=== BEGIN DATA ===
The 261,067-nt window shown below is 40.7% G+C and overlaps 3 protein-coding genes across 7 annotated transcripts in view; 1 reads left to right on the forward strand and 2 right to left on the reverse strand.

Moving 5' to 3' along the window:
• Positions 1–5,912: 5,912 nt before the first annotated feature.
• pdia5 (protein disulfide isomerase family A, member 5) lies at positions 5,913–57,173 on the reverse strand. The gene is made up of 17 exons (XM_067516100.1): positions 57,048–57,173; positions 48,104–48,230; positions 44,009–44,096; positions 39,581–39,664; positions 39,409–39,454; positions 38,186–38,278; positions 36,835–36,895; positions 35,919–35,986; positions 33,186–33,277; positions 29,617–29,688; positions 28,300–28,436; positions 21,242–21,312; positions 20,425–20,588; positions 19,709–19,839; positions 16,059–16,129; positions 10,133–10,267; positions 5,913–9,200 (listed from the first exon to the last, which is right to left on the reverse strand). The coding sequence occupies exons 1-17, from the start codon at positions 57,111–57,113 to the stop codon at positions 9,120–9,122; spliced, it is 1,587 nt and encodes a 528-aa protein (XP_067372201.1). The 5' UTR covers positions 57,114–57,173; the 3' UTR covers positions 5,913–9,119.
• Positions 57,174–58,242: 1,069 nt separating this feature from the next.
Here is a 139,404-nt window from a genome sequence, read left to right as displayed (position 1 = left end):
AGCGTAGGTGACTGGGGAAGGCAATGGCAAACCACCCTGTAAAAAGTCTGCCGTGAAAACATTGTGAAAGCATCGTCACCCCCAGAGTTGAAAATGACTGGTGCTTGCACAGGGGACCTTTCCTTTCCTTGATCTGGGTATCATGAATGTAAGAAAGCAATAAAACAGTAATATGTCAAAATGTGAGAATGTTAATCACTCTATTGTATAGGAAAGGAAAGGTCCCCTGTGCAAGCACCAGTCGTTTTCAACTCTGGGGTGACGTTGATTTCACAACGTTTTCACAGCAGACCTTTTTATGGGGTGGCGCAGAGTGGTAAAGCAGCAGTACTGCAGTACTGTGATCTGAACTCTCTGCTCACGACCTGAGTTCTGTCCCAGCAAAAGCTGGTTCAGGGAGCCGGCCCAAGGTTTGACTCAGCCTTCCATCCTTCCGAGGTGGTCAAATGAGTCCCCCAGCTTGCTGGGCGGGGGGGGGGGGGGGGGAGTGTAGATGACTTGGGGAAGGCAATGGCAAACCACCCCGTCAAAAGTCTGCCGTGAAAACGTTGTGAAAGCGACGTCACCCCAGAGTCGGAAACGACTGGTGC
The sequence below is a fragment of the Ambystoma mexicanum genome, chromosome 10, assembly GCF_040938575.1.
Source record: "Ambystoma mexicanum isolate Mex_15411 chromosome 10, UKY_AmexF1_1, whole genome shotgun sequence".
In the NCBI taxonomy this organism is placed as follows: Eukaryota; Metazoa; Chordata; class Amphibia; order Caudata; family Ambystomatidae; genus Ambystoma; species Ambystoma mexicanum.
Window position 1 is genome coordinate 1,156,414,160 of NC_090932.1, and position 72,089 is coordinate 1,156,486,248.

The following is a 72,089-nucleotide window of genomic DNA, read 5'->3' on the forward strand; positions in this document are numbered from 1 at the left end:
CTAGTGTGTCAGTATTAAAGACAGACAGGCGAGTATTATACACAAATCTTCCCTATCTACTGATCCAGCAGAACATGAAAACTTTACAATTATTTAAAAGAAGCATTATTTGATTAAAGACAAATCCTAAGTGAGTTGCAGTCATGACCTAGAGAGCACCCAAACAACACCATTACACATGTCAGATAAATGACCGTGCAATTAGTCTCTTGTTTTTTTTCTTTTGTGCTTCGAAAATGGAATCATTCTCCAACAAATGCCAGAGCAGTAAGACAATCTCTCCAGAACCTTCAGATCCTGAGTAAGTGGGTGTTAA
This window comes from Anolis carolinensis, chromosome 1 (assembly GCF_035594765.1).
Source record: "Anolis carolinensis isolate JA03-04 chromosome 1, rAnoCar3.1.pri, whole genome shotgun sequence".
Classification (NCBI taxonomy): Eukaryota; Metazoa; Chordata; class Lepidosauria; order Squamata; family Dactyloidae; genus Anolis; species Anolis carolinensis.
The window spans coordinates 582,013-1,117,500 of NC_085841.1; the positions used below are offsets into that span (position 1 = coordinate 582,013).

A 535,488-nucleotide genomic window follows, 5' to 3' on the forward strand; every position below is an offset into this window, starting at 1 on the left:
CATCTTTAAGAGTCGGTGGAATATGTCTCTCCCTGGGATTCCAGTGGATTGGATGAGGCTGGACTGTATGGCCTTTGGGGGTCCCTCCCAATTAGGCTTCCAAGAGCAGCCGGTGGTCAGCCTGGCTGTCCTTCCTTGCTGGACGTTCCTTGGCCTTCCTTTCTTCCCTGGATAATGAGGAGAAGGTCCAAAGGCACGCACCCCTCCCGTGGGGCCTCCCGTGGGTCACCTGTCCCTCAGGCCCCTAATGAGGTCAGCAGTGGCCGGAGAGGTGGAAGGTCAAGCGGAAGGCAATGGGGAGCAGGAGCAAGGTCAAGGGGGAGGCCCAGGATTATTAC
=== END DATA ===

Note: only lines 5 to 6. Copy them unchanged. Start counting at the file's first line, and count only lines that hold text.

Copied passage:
• Positions 57,174–58,242: 1,069 nt separating this feature from the next.
Here is a 139,404-nt window from a genome sequence, read left to right as displayed (position 1 = left end):